In this version, Skype is out and Audacity is in (for editing audio to possibly use with a DVD).  It also has Shotwell .14.1 and the 3.5 Kernel from Ubuntu 12.10 as opposed to the 3.2 series originally released with 12.04.

You can check out the download link here, enjoy!



Wednesday, March 13, 2013

Customizing Ubuntu Part 4: Fine Tuning & Final ISO

After going through the customization process and thinking over some of the applications I originally included, I decided to trim them down and go about the final product in a different way. The final ends up being two different customized versions. The first being a slim (though with Remastersys, the ISO is still 1GB) version that has the classic GNOME environment by default and some additional programs. I won't re-list the applications I removed, as they were not reconsidered and you can read about them in part one of this series.

The additional software that made it to the base system follows:

  • Quadrapassel - Tetris clone, just one more little game to add for fun.
  • Lucky Backup - Graphical rsync front end that is great for backups and can be scheduled to automatically run.
  • Skype - For free video calls, not in the repositories and available pre installed in this image.
  • Pinta - Basic imaging program, great for cropping, resizing and other basic imaging needs.
  • gLabels label designer - For designing and printing on any number of different labels. From mailing labels to CD labels. Comes with a large number of pre-loaded popular label templates.
  • Banshee -Music player of choice right now.
  • Ripper X - For copying CDs to MP3 format on your local hard drive (so as to add them to an MP3 player, or just listen on the computer)
  • Synaptic  Package Manager - For software management.
  • OpenShot Video Editor - Great video editor for Linux, can be used to create photo slide shows and other home videos.

In addition to the base packages available in the stock Ubuntu system (LibreOffice, Firefox, Shotwell etc...) I picked the above programs to form what I would consider a more complete package (less some unnecessary applications, and of course the classic GNOME look) for more everyday, general use. And while some of these may not be needed, I think they make a good base install for many users. Going back, if I were to start over, I would likely not include Skype as it might not be desired for all users - but it can be easily removed. This base setup also still has PPA's in place for the GIMP, Pithos (Pandora Client) and Darktable if those applications are desired. The OpenShot stable PPA is also in place to ensure the most current version is available when the program is updated beyond the installed version when I created the ISO files. 

The next custom ISO is a version with software geared toward digital photography, which is one of my main uses for my laptop.  For this  ISO I have removed Pinta from the system and added the following additional programs:

  • GIMP 2.8, along with the resynthesizer plug-in, python layer effects plug-in and the G'MIC plug-ins.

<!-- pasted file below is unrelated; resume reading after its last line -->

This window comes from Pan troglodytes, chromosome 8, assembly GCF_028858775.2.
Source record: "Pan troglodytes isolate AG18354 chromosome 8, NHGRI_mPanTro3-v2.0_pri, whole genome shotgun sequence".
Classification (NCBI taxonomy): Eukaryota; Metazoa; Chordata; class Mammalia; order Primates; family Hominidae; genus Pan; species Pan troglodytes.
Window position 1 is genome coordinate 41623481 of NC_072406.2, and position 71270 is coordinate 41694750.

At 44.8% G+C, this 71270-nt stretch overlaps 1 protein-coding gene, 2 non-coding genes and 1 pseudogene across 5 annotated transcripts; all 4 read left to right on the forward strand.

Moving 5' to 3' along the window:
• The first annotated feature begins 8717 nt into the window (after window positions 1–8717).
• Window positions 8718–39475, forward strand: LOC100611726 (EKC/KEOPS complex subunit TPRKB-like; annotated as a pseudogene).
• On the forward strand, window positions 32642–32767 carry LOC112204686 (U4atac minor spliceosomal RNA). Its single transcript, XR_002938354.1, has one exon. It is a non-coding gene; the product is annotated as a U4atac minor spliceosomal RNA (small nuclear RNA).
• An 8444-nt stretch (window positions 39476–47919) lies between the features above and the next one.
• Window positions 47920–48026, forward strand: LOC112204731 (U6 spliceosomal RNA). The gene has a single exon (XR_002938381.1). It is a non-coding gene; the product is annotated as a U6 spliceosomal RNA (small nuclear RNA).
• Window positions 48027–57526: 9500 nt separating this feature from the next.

• Darktable - A digital darkroom program for developing photographs. Darktable supports RAW image formats.
  • Hugin Panorama Photo Stitcher - For stitching panoramic photographs and other composite images.

  • DVD Styler - For creating DVDs that will play in standard DVD players.
  • WinFF - To convert video files between formats. DVD Styler typically needs MPEG format for video files.
As a quick side note, I am in the process of writing an introduction article/blog post on my photography blog regarding digital photography for Linux. Now back to the ISO files and related information.

Currently both ISO files are 32Bit. With Ubuntu's stock kernel being a PAE kernel, this shouldn't be much of an issue as PAE enables 32Bit systems to get past the 4GB memory limit. However, if there is interest in my project and a 64Bit version I would be willing to create 64Bit ISO files. I originally could not boot a 64Bit ISO in Virtualbox, but have since fixed that issue by enabling the virtualization technology in my system's BIOS.

Next step for this project is a customized version of Xubuntu. The XFCE powered version of Ubuntu has come a long way since I first looked at it in version10.04, but again, I am not a big fan of the default configuration. XFCE has the added bonus of being more customizable, much like the classic GNOME environment was before the introduction of GNOME 3. Even though many users man not want or need the flexibility to configure a desktop environment extensively, many still do though.

Eventually I would like to go further with customized Linux distributions, with Remastersys you have additional options for custom boot splash images and some other customizations for starters. And at some point I would be interested in working through the directions from the Linux From Scratch project for a completely custom, ground up build. I will be sure to document here any additional explorations I dive into.

But for now, the customizations I have done so far are available for download on Sourceforge at:



Saturday, March 2, 2013